KEY PRINCIPLE #3 : Be efficient when using props and costumes. (Try to have them handy. If you have to disappear behind a wall for too long or if you have to walk to another part of the stage to change characters, it will be very distracting for the judges. For example, keep you hat or cane hanging on the chair or coat rack that you will walk past as you are changing characters. The changes your make should complement or enhance what you are saying at the moment you are making the change).
Performing your Script
- Make eye-contact with the audience (especially the judges!).
Speak slowly and clearly. Remember when you're nervous you may tend to speak faster.
Your movement should match and enhance your speaking. Don't make any movements that distract from the content of the performance. Have a purpose for the movements you make. Know what to do with your hands and body at every moment during your performance.
Delivering your lines:
- Match your tone of voice, facial expression, and movement to your lines. (Whether you are timid or a drama queen, lines can be delivered without the audience ever understanding the meaning. If you have something shocking to say, be shocked from your eyes to your elbows, to your fingertips to your knees to your toes. If you have something sad to say, cry and look sad, but make sure your lines are still clear).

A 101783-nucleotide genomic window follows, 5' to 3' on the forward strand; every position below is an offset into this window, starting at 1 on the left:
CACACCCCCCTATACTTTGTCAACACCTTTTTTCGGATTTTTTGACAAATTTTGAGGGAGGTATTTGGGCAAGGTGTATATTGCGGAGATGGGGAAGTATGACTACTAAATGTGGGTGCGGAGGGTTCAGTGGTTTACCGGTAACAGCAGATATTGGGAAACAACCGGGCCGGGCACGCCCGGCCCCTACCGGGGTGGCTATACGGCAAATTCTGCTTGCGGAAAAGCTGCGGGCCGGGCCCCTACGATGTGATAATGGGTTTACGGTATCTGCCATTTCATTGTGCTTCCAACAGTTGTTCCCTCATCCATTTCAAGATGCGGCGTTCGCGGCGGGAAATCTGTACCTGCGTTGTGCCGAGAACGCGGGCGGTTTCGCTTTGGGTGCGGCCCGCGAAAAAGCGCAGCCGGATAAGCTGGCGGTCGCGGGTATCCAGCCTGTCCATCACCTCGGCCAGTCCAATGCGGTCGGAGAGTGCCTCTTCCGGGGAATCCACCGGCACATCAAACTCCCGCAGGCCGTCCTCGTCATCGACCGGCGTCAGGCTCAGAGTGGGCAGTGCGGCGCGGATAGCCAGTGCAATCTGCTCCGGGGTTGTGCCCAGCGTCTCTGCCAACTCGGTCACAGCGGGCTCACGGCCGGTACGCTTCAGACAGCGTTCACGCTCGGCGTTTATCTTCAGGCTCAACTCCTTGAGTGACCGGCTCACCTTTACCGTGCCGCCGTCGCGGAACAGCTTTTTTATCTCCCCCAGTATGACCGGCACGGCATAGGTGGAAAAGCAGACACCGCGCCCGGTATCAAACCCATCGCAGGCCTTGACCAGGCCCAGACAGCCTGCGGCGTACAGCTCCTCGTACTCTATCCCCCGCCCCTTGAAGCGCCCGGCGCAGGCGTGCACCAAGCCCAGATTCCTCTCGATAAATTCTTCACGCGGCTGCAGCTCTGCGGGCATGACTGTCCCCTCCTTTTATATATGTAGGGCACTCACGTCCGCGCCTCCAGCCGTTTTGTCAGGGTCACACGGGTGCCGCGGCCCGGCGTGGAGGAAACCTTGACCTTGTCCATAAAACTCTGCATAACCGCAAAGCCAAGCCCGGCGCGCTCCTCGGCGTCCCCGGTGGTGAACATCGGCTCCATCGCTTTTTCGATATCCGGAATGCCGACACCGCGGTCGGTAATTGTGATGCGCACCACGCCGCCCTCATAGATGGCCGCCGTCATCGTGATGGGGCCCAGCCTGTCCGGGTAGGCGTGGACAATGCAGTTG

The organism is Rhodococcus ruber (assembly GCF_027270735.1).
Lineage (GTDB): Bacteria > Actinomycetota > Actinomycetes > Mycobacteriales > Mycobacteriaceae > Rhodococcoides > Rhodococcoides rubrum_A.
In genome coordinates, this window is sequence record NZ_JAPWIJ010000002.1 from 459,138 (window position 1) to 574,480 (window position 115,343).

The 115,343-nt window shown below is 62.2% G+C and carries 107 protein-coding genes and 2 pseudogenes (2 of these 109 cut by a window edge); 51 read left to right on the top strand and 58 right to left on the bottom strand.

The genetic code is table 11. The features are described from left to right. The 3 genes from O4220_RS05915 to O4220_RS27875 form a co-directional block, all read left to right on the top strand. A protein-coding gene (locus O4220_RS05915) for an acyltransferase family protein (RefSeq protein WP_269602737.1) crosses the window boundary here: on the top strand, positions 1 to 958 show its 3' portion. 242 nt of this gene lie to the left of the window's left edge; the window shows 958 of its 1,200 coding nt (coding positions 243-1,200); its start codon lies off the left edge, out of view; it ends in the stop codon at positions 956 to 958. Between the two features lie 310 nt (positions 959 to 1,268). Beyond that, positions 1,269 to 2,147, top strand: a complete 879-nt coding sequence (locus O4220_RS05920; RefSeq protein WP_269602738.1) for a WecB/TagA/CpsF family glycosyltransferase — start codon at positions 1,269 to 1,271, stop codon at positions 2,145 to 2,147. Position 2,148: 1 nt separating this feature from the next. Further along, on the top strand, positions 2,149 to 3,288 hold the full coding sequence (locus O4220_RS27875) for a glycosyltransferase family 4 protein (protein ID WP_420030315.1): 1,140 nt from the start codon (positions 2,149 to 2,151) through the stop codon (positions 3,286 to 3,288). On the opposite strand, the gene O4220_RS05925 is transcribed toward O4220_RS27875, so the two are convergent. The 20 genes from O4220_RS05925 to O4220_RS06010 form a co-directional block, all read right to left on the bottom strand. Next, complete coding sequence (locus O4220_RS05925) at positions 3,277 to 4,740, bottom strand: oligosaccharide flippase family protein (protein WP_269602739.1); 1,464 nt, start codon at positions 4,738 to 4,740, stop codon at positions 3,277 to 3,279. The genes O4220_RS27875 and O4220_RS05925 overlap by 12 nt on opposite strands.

Be dramatic when necessary. (Be in the character. Even if you are the narrator and are just supposed to be yourself, at that moment you are delivering the most important information your audience will ever here. Make them listen!)
Be emphatic when necessary. Never let the judges miss your thesis or the times you are restating your thesis. Use your body, eyes, and voice to get the point across!
Never underestimate the power of hand motions! (They work for the least dramatic and the most dramatic person when you are trying to convey something clearly).
Other good principles:
- Consider your talent, but balance it with CONTENT. (A performance that is moving or funny but never asks and answers historical questions belongs on Broadway, not in the History Fair).
Look ALIVE! Use your body, your facial expressions, and your voice to captivate the audience. Don't be afraid of big gestures and a loud voice.
Practice, practice, practice, especially in front of different people. Ask them: Can they make sense of your thesis? Do they understand what your performance is about? What did they understand the historical significance to be? Can they hear and understand you (sound and speed)? Is there a logical flow-especially if you are changing scenes or characters?
Download the Performances Guide